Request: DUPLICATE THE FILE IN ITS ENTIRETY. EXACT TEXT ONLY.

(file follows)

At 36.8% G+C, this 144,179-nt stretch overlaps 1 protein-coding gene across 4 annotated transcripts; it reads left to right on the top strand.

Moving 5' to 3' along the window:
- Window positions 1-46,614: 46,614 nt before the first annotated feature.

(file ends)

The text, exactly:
At 36.8% G+C, this 144,179-nt stretch overlaps 1 protein-coding gene across 4 annotated transcripts; it reads left to right on the top strand.

Moving 5' to 3' along the window:
- Window positions 1-46,614: 46,614 nt before the first annotated feature.